This article has been updated since its original publication.
On Friday, after a week of partisan squabbles and petty “wish lists,” the Democratic-controlled House of Representatives overwhelmingly passed the historic $2 trillion economic stimulus package. President Trump signed it shortly after.
T Coronavirus Aid, Relief, and Economic Security Act (CARES Act) passed the House by a voice vote Friday, quashing an 11th hour effort by Rep. Thomas Massie (R-KY) to require members to appear and vote in person, which would have been difficult given that certain members were under self-quarantine while others feared exposure to COVID-19.
“Leaders wanted to avoid a recorded vote because some members were self-quarantining or had concerns about risking exposure to the virus by traveling from their districts,” reported NPR. “Instead, leaders encouraged those who were at risk to stay home and post statements or videos on their position on the bill.”
Prior to the vote, House Minority Leader Kevin McCarthy (R-CA) referred to the bill as a “rescue package” promising the American people that leaders are looking out for them during this unprecedented time of crisis.
“This bill is not only a rescue package, it is a commitment…that your government and the people whom you elected to serve will do everything we can to limit the harm and hardship you face, both now and in the foreseeable future,” said McCarthy. “To the American public: If you do your part, I promise we will do ours.”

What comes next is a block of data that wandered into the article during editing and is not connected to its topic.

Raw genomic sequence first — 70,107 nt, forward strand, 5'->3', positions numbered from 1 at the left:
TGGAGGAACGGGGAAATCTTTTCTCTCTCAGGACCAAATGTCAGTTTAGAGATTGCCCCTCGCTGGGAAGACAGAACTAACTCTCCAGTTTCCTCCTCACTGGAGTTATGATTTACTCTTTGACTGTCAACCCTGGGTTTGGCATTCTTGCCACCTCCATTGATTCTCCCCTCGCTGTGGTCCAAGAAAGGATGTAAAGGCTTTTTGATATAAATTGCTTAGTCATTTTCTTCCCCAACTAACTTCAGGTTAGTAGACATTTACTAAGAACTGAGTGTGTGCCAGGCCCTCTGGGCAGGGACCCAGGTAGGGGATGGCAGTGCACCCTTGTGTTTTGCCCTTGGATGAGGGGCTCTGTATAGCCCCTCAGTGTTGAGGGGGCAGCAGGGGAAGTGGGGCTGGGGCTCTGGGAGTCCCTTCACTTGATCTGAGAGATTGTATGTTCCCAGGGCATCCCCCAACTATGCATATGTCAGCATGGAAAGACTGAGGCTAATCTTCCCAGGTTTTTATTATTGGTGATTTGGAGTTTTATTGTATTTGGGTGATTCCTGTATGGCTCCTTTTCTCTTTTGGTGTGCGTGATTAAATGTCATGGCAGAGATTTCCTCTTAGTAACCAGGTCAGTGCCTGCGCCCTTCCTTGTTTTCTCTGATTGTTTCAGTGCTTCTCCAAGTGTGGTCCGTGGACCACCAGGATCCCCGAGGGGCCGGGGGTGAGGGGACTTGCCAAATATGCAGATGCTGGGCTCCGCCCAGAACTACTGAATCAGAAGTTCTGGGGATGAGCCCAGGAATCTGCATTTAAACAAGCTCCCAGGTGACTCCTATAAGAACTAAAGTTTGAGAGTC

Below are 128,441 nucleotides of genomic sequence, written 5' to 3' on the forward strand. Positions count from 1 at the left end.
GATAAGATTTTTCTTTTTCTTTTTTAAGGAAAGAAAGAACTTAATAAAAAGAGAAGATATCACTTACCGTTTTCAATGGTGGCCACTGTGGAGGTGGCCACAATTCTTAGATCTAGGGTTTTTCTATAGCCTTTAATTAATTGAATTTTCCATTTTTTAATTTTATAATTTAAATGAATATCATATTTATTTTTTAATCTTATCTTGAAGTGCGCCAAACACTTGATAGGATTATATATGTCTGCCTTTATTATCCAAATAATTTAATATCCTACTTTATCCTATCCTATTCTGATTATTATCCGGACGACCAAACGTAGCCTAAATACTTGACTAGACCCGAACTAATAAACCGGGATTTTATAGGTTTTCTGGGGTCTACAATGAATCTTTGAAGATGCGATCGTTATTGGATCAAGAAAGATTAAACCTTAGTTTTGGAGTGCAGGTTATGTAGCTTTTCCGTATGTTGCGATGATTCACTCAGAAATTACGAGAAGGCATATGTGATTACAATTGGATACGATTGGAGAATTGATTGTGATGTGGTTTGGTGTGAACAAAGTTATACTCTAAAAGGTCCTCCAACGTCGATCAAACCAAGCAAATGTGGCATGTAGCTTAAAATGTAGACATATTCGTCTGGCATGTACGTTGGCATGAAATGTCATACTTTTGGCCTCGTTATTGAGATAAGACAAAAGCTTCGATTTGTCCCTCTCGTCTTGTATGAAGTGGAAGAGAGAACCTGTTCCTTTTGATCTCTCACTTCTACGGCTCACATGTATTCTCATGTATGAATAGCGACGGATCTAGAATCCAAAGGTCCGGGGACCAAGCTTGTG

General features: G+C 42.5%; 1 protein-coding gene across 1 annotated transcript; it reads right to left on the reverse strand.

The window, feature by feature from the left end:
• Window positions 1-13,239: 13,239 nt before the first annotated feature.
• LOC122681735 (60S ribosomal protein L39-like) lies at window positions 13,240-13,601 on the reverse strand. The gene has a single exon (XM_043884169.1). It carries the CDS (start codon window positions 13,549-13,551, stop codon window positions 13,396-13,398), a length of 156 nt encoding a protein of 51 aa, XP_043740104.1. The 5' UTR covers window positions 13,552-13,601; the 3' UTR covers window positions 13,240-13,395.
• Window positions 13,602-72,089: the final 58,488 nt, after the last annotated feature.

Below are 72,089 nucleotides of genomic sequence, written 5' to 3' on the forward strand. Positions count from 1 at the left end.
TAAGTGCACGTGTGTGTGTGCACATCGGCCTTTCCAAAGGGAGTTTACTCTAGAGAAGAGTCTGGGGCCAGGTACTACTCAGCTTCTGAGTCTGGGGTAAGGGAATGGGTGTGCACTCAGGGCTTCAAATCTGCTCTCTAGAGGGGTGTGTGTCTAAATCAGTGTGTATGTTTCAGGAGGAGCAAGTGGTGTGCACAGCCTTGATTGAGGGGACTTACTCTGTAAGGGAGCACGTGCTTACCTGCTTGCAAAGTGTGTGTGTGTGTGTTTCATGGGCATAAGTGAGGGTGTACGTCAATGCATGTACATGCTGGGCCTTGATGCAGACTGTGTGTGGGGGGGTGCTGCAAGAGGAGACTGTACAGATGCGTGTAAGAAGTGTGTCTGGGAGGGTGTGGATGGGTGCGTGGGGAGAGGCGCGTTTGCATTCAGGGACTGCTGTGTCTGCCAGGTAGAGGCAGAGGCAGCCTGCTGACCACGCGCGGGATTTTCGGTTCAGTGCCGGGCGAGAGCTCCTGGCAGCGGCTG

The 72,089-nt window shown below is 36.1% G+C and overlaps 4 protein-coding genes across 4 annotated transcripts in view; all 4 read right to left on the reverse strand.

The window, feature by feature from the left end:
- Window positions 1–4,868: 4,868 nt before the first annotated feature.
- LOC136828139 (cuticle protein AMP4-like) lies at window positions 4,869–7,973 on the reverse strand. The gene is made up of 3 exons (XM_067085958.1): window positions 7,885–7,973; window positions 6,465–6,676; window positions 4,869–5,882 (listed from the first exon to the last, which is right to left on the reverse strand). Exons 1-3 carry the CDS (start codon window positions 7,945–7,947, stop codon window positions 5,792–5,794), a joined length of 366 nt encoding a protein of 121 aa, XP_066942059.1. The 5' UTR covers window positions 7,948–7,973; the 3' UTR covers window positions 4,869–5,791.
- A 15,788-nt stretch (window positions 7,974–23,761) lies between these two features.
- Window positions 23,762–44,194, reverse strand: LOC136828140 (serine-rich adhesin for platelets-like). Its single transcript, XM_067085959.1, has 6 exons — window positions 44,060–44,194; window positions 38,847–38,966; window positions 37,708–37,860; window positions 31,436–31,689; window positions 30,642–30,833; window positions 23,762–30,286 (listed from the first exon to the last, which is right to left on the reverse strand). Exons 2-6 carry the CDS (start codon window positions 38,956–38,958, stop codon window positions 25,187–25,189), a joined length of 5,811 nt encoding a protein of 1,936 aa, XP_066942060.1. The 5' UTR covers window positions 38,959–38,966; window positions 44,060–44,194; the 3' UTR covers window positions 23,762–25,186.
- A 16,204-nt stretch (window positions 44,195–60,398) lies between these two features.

Prior to the historic vote, Rep. Massie objected to the bill’s price tag and threatened to derail it by calling for a quorum as opposed to the voice vote.
“The senate did some voodoo just like with Obamacare,” Massie tweeted Thursday. “Took a House Bill (HR 748) dealing with taxes, stripped every word, and put their bill in it. The House is just as responsible for killing the origination clause as the Senate. It’s the House’s job to reject the process.”
“$2 trillion (Congress) +$4 trillion (Fed & Treasury) [=] $6 trillion stimulus,” he followed up. “$6 trillion divided by 350 million citizens = $17,000 per citizen times a family of 4 =$68,000 per family of new national debt and dollar devaluation in this stimulus. not a good deal.”
In response, President Trump accused Massie of being a “third rate grandstander” for forcing a “dangerous and costly” delay.
“Looks like a third rate Grandstander named [Rep. Thomas Massie], a Congressman from, unfortunately, a truly GREAT State, Kentucky, wants to vote against the new Save Our Workers Bill in Congress,” the president tweeted. “He just wants the publicity. He can’t stop it, only delay, which is both dangerous [and] costly. Workers [and] small businesses need money now in order to survive. Virus wasn’t their fault. It is ‘HELL’ dealing with the Dems, had to give up some stupid things in order to get the ‘big picture’ done. 90% GREAT! WIN BACK HOUSE, but throw Massie out of Republican Party!”
“By empowering the Radical Left Democrats, do nothing Kentucky politician [Rep. Thomas Massie] is making their War on the 2nd Amendment more and more difficult to win (But don’t worry, we will win anyway!),” Trump continued. “He is a disaster for America, and for the Great State of Kentucky!”
UPDATE: Shortly after this article was published, news broke that President Trump signed the bill into law. The headline was updated to reflect that.